January 26th 2013
It's been seven busy days for us since MEGA went live. As millions of users were hitting 50,000 freshly written and barely tested lines of code and dozens of newly installed servers, teething troubles were inevitable - it took us almost 72 hours to resolve the major bottlenecks, and we would like to apologize to all users who were affected.
As expected, the public debate about MEGA revolves primarily around our cryptographic security model and can be classified into five categories:
- Design flaws exacerbating the potential impact of weak user passwords. We acknowledge that our current approach is based on the assumption that all of our users choose strong passwords, which is probably a bit naive. We are going to improve the sign-up interface (better user education and rejection of overly weak passwords). We'll also reduce the offline password cracking risk for users who do use weak passwords and fall victim to someone intercepting their e-mail or obtaining their user record from our central database.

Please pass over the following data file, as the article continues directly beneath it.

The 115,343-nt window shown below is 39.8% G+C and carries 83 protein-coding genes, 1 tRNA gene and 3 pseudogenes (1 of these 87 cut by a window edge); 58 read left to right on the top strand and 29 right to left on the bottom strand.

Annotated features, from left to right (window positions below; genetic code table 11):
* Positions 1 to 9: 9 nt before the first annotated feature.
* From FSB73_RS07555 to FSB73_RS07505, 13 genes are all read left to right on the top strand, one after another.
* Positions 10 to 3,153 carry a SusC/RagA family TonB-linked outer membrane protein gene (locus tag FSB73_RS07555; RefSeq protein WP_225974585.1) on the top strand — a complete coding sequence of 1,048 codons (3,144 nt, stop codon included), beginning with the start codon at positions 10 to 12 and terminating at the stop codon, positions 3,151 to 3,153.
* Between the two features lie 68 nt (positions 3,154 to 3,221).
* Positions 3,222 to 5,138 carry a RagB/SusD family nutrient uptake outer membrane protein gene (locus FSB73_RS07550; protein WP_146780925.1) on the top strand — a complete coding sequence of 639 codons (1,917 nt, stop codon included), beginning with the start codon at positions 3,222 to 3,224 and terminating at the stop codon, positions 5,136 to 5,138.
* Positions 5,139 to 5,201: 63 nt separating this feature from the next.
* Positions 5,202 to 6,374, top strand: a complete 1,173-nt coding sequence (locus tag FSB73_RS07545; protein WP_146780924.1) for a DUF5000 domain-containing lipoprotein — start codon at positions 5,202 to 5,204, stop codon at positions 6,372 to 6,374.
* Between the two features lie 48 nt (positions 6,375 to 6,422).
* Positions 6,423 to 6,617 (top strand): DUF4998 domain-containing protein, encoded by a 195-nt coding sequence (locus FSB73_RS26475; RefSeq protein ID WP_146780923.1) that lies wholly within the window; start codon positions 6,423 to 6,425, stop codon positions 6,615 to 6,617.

- Weak random number generation: We have added WebKit's crypto.getRandomValues() into the mix and will collect mouse/keyboard timing entropy explicitly before generating the RSA key pair rather than informing the user that we are doing so only after the generation has already started.
- Deduplication - clause 8 of our Terms of Service has caused some confusion and concern. The reality is quite harmless: We deduplicate based on the full encrypted file. That's it.
- Polemic in the "if you can break SSL, you can break MEGA" category. No comment.